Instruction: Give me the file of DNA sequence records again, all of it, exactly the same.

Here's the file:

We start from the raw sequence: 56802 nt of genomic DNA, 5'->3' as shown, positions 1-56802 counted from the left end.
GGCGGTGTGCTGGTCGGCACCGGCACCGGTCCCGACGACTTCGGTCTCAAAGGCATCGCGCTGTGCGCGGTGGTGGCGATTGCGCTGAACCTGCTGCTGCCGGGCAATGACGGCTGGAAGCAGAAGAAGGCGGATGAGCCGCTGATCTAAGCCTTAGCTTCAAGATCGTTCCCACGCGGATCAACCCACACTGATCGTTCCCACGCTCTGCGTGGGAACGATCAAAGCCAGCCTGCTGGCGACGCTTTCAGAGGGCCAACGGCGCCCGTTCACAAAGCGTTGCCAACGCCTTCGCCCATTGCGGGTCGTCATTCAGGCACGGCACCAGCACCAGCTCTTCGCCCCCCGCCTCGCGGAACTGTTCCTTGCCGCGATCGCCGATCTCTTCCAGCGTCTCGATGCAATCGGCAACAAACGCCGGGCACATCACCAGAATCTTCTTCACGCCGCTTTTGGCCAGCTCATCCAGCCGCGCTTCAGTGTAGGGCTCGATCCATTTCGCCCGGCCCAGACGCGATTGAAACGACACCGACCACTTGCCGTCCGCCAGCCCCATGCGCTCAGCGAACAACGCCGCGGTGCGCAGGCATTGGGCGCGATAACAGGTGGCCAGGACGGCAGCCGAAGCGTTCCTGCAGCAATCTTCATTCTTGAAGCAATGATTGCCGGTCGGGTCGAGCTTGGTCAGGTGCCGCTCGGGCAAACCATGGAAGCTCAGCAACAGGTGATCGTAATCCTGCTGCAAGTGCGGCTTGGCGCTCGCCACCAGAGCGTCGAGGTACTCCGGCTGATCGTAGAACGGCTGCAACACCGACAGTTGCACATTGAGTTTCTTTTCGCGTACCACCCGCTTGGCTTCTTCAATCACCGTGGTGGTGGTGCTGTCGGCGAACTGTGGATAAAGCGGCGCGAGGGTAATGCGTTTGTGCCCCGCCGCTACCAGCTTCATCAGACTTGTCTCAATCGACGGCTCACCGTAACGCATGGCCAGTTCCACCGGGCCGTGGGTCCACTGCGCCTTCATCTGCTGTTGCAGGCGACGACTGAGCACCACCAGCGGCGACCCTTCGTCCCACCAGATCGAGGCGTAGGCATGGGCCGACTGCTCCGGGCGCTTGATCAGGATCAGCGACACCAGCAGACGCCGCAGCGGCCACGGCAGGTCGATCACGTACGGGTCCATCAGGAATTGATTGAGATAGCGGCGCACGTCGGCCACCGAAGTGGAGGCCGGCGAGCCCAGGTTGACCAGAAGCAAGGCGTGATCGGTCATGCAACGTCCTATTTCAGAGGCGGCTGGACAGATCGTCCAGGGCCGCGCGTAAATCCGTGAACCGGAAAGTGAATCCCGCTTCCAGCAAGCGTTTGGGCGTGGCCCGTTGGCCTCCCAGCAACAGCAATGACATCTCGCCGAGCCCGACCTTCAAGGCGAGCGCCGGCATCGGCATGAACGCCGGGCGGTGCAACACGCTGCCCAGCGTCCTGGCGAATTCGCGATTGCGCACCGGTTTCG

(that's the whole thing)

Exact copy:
We start from the raw sequence: 56802 nt of genomic DNA, 5'->3' as shown, positions 1-56802 counted from the left end.
GGCGGTGTGCTGGTCGGCACCGGCACCGGTCCCGACGACTTCGGTCTCAAAGGCATCGCGCTGTGCGCGGTGGTGGCGATTGCGCTGAACCTGCTGCTGCCGGGCAATGACGGCTGGAAGCAGAAGAAGGCGGATGAGCCGCTGATCTAAGCCTTAGCTTCAAGATCGTTCCCACGCGGATCAACCCACACTGATCGTTCCCACGCTCTGCGTGGGAACGATCAAAGCCAGCCTGCTGGCGACGCTTTCAGAGGGCCAACGGCGCCCGTTCACAAAGCGTTGCCAACGCCTTCGCCCATTGCGGGTCGTCATTCAGGCACGGCACCAGCACCAGCTCTTCGCCCCCCGCCTCGCGGAACTGTTCCTTGCCGCGATCGCCGATCTCTTCCAGCGTCTCGATGCAATCGGCAACAAACGCCGGGCACATCACCAGAATCTTCTTCACGCCGCTTTTGGCCAGCTCATCCAGCCGCGCTTCAGTGTAGGGCTCGATCCATTTCGCCCGGCCCAGACGCGATTGAAACGACACCGACCACTTGCCGTCCGCCAGCCCCATGCGCTCAGCGAACAACGCCGCGGTGCGCAGGCATTGGGCGCGATAACAGGTGGCCAGGACGGCAGCCGAAGCGTTCCTGCAGCAATCTTCATTCTTGAAGCAATGATTGCCGGTCGGGTCGAGCTTGGTCAGGTGCCGCTCGGGCAAACCATGGAAGCTCAGCAACAGGTGATCGTAATCCTGCTGCAAGTGCGGCTTGGCGCTCGCCACCAGAGCGTCGAGGTACTCCGGCTGATCGTAGAACGGCTGCAACACCGACAGTTGCACATTGAGTTTCTTTTCGCGTACCACCCGCTTGGCTTCTTCAATCACCGTGGTGGTGGTGCTGTCGGCGAACTGTGGATAAAGCGGCGCGAGGGTAATGCGTTTGTGCCCCGCCGCTACCAGCTTCATCAGACTTGTCTCAATCGACGGCTCACCGTAACGCATGGCCAGTTCCACCGGGCCGTGGGTCCACTGCGCCTTCATCTGCTGTTGCAGGCGACGACTGAGCACCACCAGCGGCGACCCTTCGTCCCACCAGATCGAGGCGTAGGCATGGGCCGACTGCTCCGGGCGCTTGATCAGGATCAGCGACACCAGCAGACGCCGCAGCGGCCACGGCAGGTCGATCACGTACGGGTCCATCAGGAATTGATTGAGATAGCGGCGCACGTCGGCCACCGAAGTGGAGGCCGGCGAGCCCAGGTTGACCAGAAGCAAGGCGTGATCGGTCATGCAACGTCCTATTTCAGAGGCGGCTGGACAGATCGTCCAGGGCCGCGCGTAAATCCGTGAACCGGAAAGTGAATCCCGCTTCCAGCAAGCGTTTGGGCGTGGCCCGTTGGCCTCCCAGCAACAGCAATGACATCTCGCCGAGCCCGACCTTCAAGGCGAGCGCCGGCATCGGCATGAACGCCGGGCGGTGCAACACGCTGCCCAGCGTCCTGGCGAATTCGCGATTGCGCACCGGTTTCG